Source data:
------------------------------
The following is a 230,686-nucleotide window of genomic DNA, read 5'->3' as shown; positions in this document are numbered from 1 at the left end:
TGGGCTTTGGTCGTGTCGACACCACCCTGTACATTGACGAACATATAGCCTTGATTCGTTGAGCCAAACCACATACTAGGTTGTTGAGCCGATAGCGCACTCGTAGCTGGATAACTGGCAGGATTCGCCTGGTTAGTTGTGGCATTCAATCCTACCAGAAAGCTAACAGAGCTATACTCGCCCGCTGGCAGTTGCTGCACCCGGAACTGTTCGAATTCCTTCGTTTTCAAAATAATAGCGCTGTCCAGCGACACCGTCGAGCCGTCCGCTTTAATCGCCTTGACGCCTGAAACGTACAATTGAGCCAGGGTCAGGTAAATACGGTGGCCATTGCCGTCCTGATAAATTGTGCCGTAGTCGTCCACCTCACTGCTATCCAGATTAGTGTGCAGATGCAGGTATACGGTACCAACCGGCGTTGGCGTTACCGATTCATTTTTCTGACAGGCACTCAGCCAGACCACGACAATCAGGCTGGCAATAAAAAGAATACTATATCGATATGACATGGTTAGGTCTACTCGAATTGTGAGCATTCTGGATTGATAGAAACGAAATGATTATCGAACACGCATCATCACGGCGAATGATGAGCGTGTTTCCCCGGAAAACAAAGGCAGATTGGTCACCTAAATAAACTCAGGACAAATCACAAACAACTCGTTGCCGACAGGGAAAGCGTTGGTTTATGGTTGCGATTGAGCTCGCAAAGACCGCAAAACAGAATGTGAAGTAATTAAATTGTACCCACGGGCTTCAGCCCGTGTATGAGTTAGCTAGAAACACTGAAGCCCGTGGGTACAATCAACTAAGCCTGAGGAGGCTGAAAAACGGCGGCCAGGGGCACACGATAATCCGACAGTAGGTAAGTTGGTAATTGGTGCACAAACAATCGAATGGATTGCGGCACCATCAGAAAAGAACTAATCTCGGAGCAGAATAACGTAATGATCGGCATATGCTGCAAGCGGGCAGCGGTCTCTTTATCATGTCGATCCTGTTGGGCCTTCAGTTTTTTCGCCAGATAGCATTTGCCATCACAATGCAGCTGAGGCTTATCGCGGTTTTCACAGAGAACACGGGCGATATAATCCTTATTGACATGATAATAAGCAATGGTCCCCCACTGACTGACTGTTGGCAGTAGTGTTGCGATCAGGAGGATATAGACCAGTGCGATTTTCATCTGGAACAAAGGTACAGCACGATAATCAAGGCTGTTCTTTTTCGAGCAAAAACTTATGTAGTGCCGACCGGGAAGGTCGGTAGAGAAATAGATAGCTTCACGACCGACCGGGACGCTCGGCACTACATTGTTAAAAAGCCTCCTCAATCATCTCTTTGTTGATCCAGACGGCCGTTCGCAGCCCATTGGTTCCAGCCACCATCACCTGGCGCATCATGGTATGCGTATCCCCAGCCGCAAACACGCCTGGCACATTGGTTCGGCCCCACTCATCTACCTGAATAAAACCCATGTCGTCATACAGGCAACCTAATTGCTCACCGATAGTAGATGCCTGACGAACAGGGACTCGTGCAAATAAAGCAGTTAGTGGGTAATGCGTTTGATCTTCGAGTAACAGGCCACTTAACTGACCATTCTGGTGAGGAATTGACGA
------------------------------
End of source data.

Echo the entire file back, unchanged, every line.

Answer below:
The following is a 230,686-nucleotide window of genomic DNA, read 5'->3' as shown; positions in this document are numbered from 1 at the left end:
TGGGCTTTGGTCGTGTCGACACCACCCTGTACATTGACGAACATATAGCCTTGATTCGTTGAGCCAAACCACATACTAGGTTGTTGAGCCGATAGCGCACTCGTAGCTGGATAACTGGCAGGATTCGCCTGGTTAGTTGTGGCATTCAATCCTACCAGAAAGCTAACAGAGCTATACTCGCCCGCTGGCAGTTGCTGCACCCGGAACTGTTCGAATTCCTTCGTTTTCAAAATAATAGCGCTGTCCAGCGACACCGTCGAGCCGTCCGCTTTAATCGCCTTGACGCCTGAAACGTACAATTGAGCCAGGGTCAGGTAAATACGGTGGCCATTGCCGTCCTGATAAATTGTGCCGTAGTCGTCCACCTCACTGCTATCCAGATTAGTGTGCAGATGCAGGTATACGGTACCAACCGGCGTTGGCGTTACCGATTCATTTTTCTGACAGGCACTCAGCCAGACCACGACAATCAGGCTGGCAATAAAAAGAATACTATATCGATATGACATGGTTAGGTCTACTCGAATTGTGAGCATTCTGGATTGATAGAAACGAAATGATTATCGAACACGCATCATCACGGCGAATGATGAGCGTGTTTCCCCGGAAAACAAAGGCAGATTGGTCACCTAAATAAACTCAGGACAAATCACAAACAACTCGTTGCCGACAGGGAAAGCGTTGGTTTATGGTTGCGATTGAGCTCGCAAAGACCGCAAAACAGAATGTGAAGTAATTAAATTGTACCCACGGGCTTCAGCCCGTGTATGAGTTAGCTAGAAACACTGAAGCCCGTGGGTACAATCAACTAAGCCTGAGGAGGCTGAAAAACGGCGGCCAGGGGCACACGATAATCCGACAGTAGGTAAGTTGGTAATTGGTGCACAAACAATCGAATGGATTGCGGCACCATCAGAAAAGAACTAATCTCGGAGCAGAATAACGTAATGATCGGCATATGCTGCAAGCGGGCAGCGGTCTCTTTATCATGTCGATCCTGTTGGGCCTTCAGTTTTTTCGCCAGATAGCATTTGCCATCACAATGCAGCTGAGGCTTATCGCGGTTTTCACAGAGAACACGGGCGATATAATCCTTATTGACATGATAATAAGCAATGGTCCCCCACTGACTGACTGTTGGCAGTAGTGTTGCGATCAGGAGGATATAGACCAGTGCGATTTTCATCTGGAACAAAGGTACAGCACGATAATCAAGGCTGTTCTTTTTCGAGCAAAAACTTATGTAGTGCCGACCGGGAAGGTCGGTAGAGAAATAGATAGCTTCACGACCGACCGGGACGCTCGGCACTACATTGTTAAAAAGCCTCCTCAATCATCTCTTTGTTGATCCAGACGGCCGTTCGCAGCCCATTGGTTCCAGCCACCATCACCTGGCGCATCATGGTATGCGTATCCCCAGCCGCAAACACGCCTGGCACATTGGTTCGGCCCCACTCATCTACCTGAATAAAACCCATGTCGTCATACAGGCAACCTAATTGCTCACCGATAGTAGATGCCTGACGAACAGGGACTCGTGCAAATAAAGCAGTTAGTGGGTAATGCGTTTGATCTTCGAGTAACAGGCCACTTAACTGACCATTCTGGTGAGGAATTGACGA